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1.  Visceral analgesic effect of 5-HT4 receptor agonist in rats involves the rostroventral medulla (RVM) 
Neuropharmacology  2013;79:345-358.
The 5-HT4 receptor agonist tegaserod (TEG) has been reported to modulate visceral pain. However, the underlying mechanism remains unknown. The objective of the present study was to examine the analgesic mechanism and site of action of TEG. In male rats, visceral pain was assessed by measuring visceromotor response (VMR) to colorectal distension (CRD). Inflammation was induced by intracolonic injection of tri-nitrobenzene sulfonic acid (TNBS). The effect of TEG on the VMR was tested by injecting intraperitoneal (i.p.), intrathecal (i.t.), intracerebroventricular (i.c.v) or in the rostroventral medulla (RVM). The effect of the drug was also tested on responses of CRD-sensitive pelvic nerve afferents (PNA) and lumbo-sacral (LS) spinal neurons. Systemic injection of TEG attenuated VMR in naive and TNBS-treated rats. Similarly, supraspinal, but not spinal, injection of TEG attenuated the VMR. While GR113808, (selective 5-HT4 antagonist) blocked the effect, naloxone (NLX) an opioid receptor antagonist reversed the effect of TEG. Although i.t. NLX did not block the inhibitory effect of TEG in VMR study, i.t. injection of α2-adrenergic receptor antagonist yohimbine blocked the effect of TEG when given systemically. While TEG had no effect on the responses of CRD-sensitive PNA, it inhibited the responses of CRD-sensitive LS neurons in spinal intact condition. This inhibition was blocked by GR113808, NLX and β-funaltrexamine (β-FNA) when injected into the RVM. Results indicate that TEG produces analgesia via activation of supraspinal 5-HT4 receptors which triggers the release of opioids at supraspinal site, which activates descending noradrenergic pathways to the spinal cord to produce analgesia.
PMCID: PMC4321751  PMID: 24334068
5-HT4 receptors; RVM; Visceral pain; Colon; Descending modulation
2.  [No title available] 
PMCID: PMC3865025  PMID: 24120838
3.  [No title available] 
PMCID: PMC3865178  PMID: 24067924
4.  [No title available] 
PMCID: PMC3866097  PMID: 24012658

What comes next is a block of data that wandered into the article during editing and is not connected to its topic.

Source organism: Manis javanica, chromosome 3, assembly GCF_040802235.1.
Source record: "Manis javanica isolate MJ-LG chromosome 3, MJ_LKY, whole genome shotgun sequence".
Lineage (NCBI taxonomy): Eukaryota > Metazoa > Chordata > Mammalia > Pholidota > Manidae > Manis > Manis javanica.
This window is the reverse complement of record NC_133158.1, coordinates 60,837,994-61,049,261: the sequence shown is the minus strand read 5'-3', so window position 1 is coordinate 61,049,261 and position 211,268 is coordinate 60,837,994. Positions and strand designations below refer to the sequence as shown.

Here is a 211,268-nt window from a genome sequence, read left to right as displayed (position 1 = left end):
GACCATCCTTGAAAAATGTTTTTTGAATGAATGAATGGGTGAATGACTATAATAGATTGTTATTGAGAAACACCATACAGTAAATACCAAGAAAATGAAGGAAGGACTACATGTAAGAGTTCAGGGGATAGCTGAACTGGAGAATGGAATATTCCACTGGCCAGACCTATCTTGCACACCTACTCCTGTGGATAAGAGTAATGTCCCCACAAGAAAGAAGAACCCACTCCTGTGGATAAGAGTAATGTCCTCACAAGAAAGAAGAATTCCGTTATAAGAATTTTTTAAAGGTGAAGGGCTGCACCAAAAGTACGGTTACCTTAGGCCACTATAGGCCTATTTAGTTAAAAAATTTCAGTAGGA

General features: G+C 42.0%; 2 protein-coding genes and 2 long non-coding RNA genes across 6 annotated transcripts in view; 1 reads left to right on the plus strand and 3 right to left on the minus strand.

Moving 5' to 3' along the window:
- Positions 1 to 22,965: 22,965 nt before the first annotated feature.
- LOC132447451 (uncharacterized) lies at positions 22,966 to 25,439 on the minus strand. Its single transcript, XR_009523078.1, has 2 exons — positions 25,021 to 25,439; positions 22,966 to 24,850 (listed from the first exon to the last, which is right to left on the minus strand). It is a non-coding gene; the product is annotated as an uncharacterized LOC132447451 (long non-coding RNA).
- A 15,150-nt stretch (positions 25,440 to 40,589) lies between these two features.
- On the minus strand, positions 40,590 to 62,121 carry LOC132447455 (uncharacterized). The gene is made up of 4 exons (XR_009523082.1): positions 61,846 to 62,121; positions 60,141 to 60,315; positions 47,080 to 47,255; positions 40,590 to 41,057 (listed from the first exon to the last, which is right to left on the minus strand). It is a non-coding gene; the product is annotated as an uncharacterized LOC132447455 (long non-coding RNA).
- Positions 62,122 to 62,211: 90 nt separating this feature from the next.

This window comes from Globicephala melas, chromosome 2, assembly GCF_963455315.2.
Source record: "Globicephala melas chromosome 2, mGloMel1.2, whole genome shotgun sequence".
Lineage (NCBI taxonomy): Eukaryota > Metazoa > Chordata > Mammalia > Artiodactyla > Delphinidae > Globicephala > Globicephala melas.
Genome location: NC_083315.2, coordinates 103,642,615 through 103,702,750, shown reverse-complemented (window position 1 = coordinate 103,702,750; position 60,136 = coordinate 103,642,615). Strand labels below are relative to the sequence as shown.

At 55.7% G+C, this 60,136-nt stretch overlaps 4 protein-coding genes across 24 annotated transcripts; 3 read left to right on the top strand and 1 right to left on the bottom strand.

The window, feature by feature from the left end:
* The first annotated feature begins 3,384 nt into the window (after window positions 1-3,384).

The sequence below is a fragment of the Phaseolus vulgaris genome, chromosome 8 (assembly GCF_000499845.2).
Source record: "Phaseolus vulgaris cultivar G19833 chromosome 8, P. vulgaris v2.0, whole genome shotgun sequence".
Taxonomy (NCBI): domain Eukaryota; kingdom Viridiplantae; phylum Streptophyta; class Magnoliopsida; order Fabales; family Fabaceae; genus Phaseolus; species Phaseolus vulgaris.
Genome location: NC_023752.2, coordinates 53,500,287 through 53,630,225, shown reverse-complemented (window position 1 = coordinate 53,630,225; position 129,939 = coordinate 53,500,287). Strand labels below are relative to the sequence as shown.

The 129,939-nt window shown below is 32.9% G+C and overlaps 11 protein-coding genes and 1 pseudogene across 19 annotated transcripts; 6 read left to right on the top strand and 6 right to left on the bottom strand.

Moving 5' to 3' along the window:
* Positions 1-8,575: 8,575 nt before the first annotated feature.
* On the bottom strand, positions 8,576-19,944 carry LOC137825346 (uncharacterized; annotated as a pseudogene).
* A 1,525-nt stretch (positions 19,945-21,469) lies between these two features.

5.  [No title available] 
PMCID: PMC3866371  PMID: 24095990
6.  [No title available] 
PMCID: PMC3867233  PMID: 24176392
7.  [No title available] 
PMCID: PMC3872110  PMID: 24212058
8.  [No title available] 
PMCID: PMC3873141  PMID: 24157490
9.  [No title available] 
PMCID: PMC3874885  PMID: 24067926
10.  [No title available] 
PMCID: PMC3876483  PMID: 24067922
11.  [No title available] 
PMCID: PMC3880158  PMID: 24184417
12.  [No title available] 
PMCID: PMC3888085  PMID: 24090766
13.  [No title available] 
PMCID: PMC3894780  PMID: 24157491
14.  [No title available] 
PMCID: PMC3934363  PMID: 24144909
15.  [No title available] 
PMCID: PMC3934570  PMID: 24035918
16.  [No title available] 
PMCID: PMC3934827  PMID: 24490227
17.  [No title available] 
PMCID: PMC3970824  PMID: 24035916
18.  Nicotine Dependence Produces Hyperalgesia: Role of Corticotropin-Releasing Factor-1 Receptors (CRF1Rs) in the Central Amygdala (CeA) 
Neuropharmacology  2013;77:217-223.
Because tobacco use has a large negative health and financial impact on society, it is critical to identify the factors that drive excessive use. These factors include the aversive withdrawal symptoms that manifest upon cessation of tobacco use, and may include increases in nociceptive processing. Corticotropin-releasing factor (CRF) signalling in the central amygdala (CeA) has been attributed an important role in: (1) central processing of pain, (2) excessive nicotine use that results in nicotine dependence, and (3) in mediating the aversive symptoms that manifest following cessation of tobacco exposure. Here, we describe three experiments in which the main hypothesis was that CRF/CRF1 receptor (CRF1R) signalling in the CeA mediates nicotine withdrawal-induced increases in nociceptive sensitivity in rats that are dependent on nicotine. In Experiment 1, nicotine-dependent rats withdrawn from chronic intermittent (14-h/day) nicotine vapor exhibited decreased hindpaw withdrawal latencies in response to a painful thermal stimulus in the Hargreaves test, and this effect was attenuated by systemic administration of the CRF1R antagonist, R121919. In Experiment 2, nicotine-dependent rats withdrawn from nicotine vapor exhibited robust increases in mRNA for CRF and CRF1Rs in CeA. In Experiment 3, intra-CeA administration of R121919 reduced thermal nociception only in nicotine-dependent rats. Collectively, these results suggest that nicotine dependence increases CRF/CRF1R signalling in the CeA that mediates withdrawal-induced increases in sensitivity to a painful stimulus. Future studies will build on these findings by exploring the hypothesis that nicotine withdrawal-induced reduction in pain thresholds drive excessive nicotine use via CRF/CRF1R signalling pathways.
PMCID: PMC4144034  PMID: 24107576
Nicotine Dependence; CRF1 Receptor; R121919; Hargreaves; Withdrawal
19.  The role of group II metabotropic glutamate receptors in cognition and anxiety: Comparative studies in GRM2−/−, GRM3−/− and GRM2/3−/− knockout mice 
Neuropharmacology  2015;89:19-32.